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The money that SoftBank Group Corp. stands to reap from selling Arm Ltd. has climbed by more than $10 billion since the deal was forged last year, giving the Japanese company extra motivation to press ahead with the transaction despite growing regulatory opposition.

When Nvidia Corp. first agreed to buy Arm from SoftBank last September for about $40 billion (¥4.36 trillion), the deal already promised to set a record as the biggest chip industry takeover. An increase in the value of Nvidia stock — the main component of the sale price — has since sent the potential payday for SoftBank above $50 billion.

That’s the good news. The bad news is SoftBank is facing longer odds that it can actually complete the deal. It has to get the transaction past regulators in the United Kingdom, where Arm is based, as well as the European Union, the U.S. and China. It may be difficult to satisfy everyone, which could force SoftBank to pursue a Plan B: an initial public offering of Arm that wouldn’t be as lucrative.

“A lot could go wrong,” Kirk Boodry, an analyst at Redex Research, said in a research note.

SoftBank acquired Arm in 2016 for $31 billion, meaning it would get a return of about 60% if the Nvidia sale is approved at current levels. The Japanese conglomerate has been offloading some of its sprawling assets and has discussed becoming a slimmed-down private company by buying out its public investors.

In Arm, SoftBank has a three decade-old chip designer whose technology is found in almost all smartphones, including Apple Inc.’s iPhone, as well as factory equipment and cars. The pervasiveness of that technology is one reason the Nvidia purchase faces so much scrutiny.

Last week, Bloomberg reported that the U.K. is considering blocking the takeover due to potential national-security risks. The U.K. is currently inclined to reject the deal, a person familiar with government discussions said.

It’s unclear how Arm’s change from Japanese to American ownership would affect U.K. national security. But there are broader concerns about Arm’s ability to stay neutral if it’s acquired by Nvidia, which is based in Santa Clara, California.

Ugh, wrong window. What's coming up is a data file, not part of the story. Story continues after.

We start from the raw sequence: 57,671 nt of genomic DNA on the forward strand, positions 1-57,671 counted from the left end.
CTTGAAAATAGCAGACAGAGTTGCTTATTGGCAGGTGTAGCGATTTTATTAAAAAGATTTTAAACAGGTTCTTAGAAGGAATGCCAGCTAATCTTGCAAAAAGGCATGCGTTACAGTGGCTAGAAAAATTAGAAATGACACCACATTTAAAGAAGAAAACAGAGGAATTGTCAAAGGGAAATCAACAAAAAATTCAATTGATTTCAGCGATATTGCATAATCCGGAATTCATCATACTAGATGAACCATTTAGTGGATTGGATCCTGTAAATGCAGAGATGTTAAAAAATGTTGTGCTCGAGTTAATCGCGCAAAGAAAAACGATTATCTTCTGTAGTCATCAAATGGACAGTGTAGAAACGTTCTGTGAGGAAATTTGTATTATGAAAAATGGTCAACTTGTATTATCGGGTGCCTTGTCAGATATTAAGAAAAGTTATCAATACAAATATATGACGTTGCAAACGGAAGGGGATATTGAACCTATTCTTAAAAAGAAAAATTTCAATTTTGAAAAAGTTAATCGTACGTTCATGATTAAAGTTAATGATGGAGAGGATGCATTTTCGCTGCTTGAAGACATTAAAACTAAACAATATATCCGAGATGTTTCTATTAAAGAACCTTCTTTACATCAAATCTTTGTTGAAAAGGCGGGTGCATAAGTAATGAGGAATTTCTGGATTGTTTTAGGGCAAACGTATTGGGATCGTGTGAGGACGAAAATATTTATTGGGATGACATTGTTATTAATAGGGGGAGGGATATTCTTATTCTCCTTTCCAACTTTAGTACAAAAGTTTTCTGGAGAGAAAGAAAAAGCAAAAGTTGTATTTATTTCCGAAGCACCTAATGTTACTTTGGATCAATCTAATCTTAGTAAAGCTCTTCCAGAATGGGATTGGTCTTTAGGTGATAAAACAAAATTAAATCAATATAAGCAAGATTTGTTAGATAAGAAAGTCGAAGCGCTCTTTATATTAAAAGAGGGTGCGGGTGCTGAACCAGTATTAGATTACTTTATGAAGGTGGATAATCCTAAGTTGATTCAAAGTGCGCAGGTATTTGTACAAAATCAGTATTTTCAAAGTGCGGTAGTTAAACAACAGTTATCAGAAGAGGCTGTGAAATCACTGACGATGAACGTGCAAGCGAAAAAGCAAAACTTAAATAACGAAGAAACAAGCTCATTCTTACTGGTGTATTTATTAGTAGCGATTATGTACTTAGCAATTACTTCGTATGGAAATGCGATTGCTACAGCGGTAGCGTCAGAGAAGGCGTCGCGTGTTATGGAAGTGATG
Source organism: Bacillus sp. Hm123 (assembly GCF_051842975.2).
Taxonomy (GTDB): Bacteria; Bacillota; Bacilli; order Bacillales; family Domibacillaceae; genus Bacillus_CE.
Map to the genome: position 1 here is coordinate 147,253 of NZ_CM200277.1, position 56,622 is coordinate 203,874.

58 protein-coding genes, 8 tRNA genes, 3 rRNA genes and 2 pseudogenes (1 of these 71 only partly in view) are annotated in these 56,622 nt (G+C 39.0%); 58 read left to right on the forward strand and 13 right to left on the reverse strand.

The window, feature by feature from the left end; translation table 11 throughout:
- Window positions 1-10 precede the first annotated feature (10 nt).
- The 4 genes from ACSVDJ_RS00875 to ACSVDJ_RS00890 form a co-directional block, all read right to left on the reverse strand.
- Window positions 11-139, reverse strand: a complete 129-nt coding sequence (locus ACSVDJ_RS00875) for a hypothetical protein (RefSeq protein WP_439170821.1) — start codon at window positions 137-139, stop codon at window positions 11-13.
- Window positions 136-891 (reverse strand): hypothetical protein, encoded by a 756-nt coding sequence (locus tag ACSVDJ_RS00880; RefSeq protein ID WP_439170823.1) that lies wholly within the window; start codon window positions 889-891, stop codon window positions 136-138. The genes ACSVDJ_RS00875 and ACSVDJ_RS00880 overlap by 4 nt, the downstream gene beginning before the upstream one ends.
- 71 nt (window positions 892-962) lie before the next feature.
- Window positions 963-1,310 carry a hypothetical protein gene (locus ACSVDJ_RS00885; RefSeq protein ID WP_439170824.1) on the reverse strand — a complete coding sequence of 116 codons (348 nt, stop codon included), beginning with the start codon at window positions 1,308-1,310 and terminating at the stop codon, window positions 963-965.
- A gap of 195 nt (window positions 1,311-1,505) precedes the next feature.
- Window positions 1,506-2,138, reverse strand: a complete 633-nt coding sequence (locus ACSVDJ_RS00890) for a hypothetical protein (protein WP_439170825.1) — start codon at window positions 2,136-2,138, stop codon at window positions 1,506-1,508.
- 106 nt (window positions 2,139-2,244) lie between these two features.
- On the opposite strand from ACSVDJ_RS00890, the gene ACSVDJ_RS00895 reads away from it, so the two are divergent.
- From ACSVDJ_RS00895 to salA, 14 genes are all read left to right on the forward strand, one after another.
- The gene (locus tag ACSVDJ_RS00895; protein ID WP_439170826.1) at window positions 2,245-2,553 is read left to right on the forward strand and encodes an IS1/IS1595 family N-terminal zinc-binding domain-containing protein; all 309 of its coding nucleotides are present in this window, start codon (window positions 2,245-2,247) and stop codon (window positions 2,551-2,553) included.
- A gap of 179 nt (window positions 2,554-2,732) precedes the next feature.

Arm sells its chip designs to many of the world’s biggest technology companies, without playing favorites. Having SoftBank as a parent company didn’t significantly change that situation, but Nvidia — a chipmaker known for its 3D graphics processors — could present more conflicts of interest. Some of Nvidia’s rivals have said they would be ready to invest in Arm to help it continue independently. Others have publicly opposed the deal.

Chinese regulators, meanwhile, view the transaction through their own lens. They may consider things like their own “national economic policy or U.S.-China relations,” Boodry said.

“Chinese regulators have become much more proactive in shaping the economy/industry as they would like to see it,” he said.

While Arm wasn’t mentioned on SoftBank’s earnings call Tuesday, the Chinese regulatory environment dominated the conversation. SoftBank founder Masayoshi Son said he’s slowing his company’s investments in China as he waits to see how a crackdown on tech companies there plays out.

But the soaring value of Nvidia’s stock will make it hard for SoftBank to give up on the Arm deal. Nvidia ranks third among gainers this year on the Philadelphia Stock Exchange Semiconductor Index, or SOX, with a surge of 53%.

If SoftBank fails to get the transaction cleared, its options are less attractive. A potential IPO of the business — something it’s previously considered — would face difficult comparisons.

Chip companies with similar revenues — MKS Instruments Inc., with $2.69 billion, and Entegris Inc., with $2.08 billion — have market values far below $50 billion. Entegris has a market capitalization of $16.3 billion, and MKS is worth $8.4 billion.

In the latest quarter, Arm reported a 57% gain in revenue to $675 million and posted its first profit since 2017. Over the past 12 months, its sales have amounted to about $2.2 billion.

On average, members of the SOX have been trading at eight times their revenue over the previous 12 months. Based on that, Arm is worth just $17.5 billion. Nvidia is currently trading at almost 26 times its trailing 12 months of sales, giving it the highest ratio on that index. The next highest is Monolithic Power Systems Inc. with a ratio of about 20 times revenue.

So if it goes the IPO route, SoftBank would have to convince public investors that Arm should be valued at similar levels as Nvidia — a stock that has climbed more than 1,200% in the past five years.

In other words, it may be a tough sell.

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